The Western Cape High Court ruled that the City of Cape Town, immediately move and transport at least
33 people whose names appear
on a list attached to the court
order from the Strandfontein emergency shelter to the provincial quarantine facility in Melkbosstrand where they are to be kept in quarantine until this was no longer necessary.
The last of the homeless at the Strandfontein temporary emergency shelter were moved off site on Thursday May 21 in the afternoon, which signalled the official decommissioning of the site.
A woman from The Haven tent 2 also tested positive for Covid-19. She had been tested at the site three times but only tested positive during testing by a non-governmental organisation after she left the site on Monday May 11.
The site had gone into lockdown, and those who came into contact with her had to be tested said, Lucien Lewin, an attorney and director at Dingley Marshall Inc.
This after an order granted by the court supported the City’s efforts to assist the homeless with alternative shelter placement.
Dr Zahid Badroodien, mayoral committee member for community services and health, said it was “unfortunate” that it had required further protracted proceedings initiated by the recently formed Homeless Action Committee.
The court found that all close contacts of the Covid-19 positive individual linked to Strandfontein be offered accommodation at a quarantine facility until it was no longer required, the Homeless Action Committee be removed to the smaller prepared facilities until the Culemborg expansion was completed, which they were not obliged to accept, and the City would facilitate the transport of individuals from the smaller shelters to Culemborg upon its completion, said Dr Badroodien.
However, Carlos Mesquita, spokesman for the Homeless Action Committee, said when four buses made their way to the site, there was no indication regarding where the they were going. “Some people were helping others pack, some names weren’t on the list and most of them left with no additional items of clothing or bedding they were given at the site,” he said.
Of the 461 people who were left on site in the past week, 61 returned to the street; 31 have been placed in quarantine, 356 have been placed in alternative shelters and 13 have been reintegrated into their communities, Dr Badroodien said.
However, Mr Mesquita said more than 150 people who had been “dumped” in the middle of the night outside the Culemborg site, were without services. They did not choose the “back to the streets” option but rather people chose the Culemburg shelter option, which they had put on the table.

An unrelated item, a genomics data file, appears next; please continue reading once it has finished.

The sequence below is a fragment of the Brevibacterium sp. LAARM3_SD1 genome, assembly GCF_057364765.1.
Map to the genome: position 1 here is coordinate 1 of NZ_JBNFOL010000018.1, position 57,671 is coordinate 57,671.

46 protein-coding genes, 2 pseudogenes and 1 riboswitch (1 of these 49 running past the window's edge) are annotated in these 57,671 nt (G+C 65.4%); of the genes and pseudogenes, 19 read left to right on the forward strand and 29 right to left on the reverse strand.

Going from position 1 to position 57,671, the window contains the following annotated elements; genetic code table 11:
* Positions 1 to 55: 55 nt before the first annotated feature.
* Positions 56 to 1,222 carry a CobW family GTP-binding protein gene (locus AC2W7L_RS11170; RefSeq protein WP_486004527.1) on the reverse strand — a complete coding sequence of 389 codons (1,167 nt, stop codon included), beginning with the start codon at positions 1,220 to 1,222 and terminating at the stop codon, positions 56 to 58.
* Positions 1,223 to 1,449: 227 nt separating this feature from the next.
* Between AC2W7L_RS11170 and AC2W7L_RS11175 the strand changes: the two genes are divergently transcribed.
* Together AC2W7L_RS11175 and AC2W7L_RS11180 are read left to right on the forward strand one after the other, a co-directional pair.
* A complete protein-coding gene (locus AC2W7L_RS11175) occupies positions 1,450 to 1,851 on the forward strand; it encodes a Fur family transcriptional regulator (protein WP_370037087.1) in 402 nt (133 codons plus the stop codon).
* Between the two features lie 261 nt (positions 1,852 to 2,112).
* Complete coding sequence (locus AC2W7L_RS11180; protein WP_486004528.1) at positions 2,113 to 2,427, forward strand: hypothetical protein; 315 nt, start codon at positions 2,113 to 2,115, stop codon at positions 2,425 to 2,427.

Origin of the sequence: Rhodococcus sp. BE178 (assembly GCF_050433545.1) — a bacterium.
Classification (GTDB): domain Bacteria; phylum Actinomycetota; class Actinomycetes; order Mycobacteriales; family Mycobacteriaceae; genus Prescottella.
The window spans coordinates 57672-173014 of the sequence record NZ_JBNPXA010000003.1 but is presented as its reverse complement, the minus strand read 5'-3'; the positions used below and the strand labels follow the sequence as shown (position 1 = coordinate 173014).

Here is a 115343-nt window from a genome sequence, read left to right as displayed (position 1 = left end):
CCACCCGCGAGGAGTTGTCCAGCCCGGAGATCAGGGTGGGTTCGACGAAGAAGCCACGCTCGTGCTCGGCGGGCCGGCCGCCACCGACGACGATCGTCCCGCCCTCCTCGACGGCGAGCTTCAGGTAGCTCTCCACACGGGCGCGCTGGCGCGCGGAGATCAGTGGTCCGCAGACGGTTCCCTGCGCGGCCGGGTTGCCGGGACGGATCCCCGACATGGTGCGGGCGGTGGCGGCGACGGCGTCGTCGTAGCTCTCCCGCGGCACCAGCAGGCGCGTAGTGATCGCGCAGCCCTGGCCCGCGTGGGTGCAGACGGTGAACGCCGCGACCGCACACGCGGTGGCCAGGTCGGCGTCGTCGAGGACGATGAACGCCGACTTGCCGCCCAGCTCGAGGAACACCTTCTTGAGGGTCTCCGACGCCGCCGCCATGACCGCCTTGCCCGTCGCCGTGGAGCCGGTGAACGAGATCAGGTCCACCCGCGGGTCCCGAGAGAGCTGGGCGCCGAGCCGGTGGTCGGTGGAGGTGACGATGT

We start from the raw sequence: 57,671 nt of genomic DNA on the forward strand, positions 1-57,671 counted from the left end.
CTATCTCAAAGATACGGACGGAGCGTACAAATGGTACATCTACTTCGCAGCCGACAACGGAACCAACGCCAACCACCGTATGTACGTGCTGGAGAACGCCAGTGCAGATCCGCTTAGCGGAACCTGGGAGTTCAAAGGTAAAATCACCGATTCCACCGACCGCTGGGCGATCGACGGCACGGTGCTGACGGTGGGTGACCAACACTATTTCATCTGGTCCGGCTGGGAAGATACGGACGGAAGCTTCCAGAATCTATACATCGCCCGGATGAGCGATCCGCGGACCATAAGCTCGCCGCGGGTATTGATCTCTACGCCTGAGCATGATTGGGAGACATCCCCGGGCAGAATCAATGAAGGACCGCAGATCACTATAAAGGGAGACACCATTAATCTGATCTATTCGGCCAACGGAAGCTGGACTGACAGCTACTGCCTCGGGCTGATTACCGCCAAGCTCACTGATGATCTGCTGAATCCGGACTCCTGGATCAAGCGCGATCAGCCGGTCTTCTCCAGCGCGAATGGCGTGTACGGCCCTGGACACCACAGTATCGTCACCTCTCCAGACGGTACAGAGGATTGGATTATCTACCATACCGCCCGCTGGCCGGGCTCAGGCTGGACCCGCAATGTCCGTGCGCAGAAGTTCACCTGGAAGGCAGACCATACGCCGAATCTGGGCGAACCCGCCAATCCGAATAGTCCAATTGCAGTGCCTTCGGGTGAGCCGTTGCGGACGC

The City initially proposed 250 bed spaces at the Culemborg site that has now been reduced to 96. How is this shortfall of beds available at this space going to be addressed for the other half of individuals who do not make the list of 96, asked Mr Mesquita.
The City dropped 150 individuals who were promised accommodation at the site “without basic services to wait out at the City’s ill-planned opening of the space on Sunday May 31.
“Having known about the Strandfontein closure planned for Wednesday May 20, why only start work on the site on the Monday, causing a potential crisis?” he said.
“The rights of all, particularly the most defenceless members of society, are protected in our Constitution.
“These constitutional guarantees protect and trump the undemocratic actions of politicians,” said Cameron Dugmore, ANC member in the provincial legislature and leader of the official opposition in the legislature.
“Our only concern was if the site closes, where will we go, will shelters host us, will it be enough for all? The City was aware of our unhappiness. I am not interested in political fights, I care about my people and our well-being,” said Mr Mesquita.
“I was one of the 150 dumped on the street though I was meant to be on the bus to Melkbos due to the City’s lack of organisation on boarding the buses. I, and the other 149 individuals dumped on the street by the City, were by God’s grace approached and agreed to be moved last night (Monday May 25), temporarily, when the wind and rain became a huge challenge, to a building in the CBD organised by a humanitarian group,” said Mr Mesquita.
The court declared that this group must be provided with adequate shelter and bedding, handed to them on departure from the site, be given three meals a day, as well as clean drinking water; and adequate sanitation.
Appropriate measures must be in place to prevent Covid-19 infection, including physical distancing and the provision of hand sanitiser and masks in line with the Department of Health guidelines.
These people will be permitted to leave the site for up to three hours per day to access essential goods, social and health care services at the Culemborg space.
The court declared that after the closure of the Strandfontein site until the accommodation at the Culemborg space is available, the persons represented by the first applicant would be provided with accommodation at existing shelters managed by non-governmental organisations in Cape Town, the temporary shelters, which they are not obliged to take up.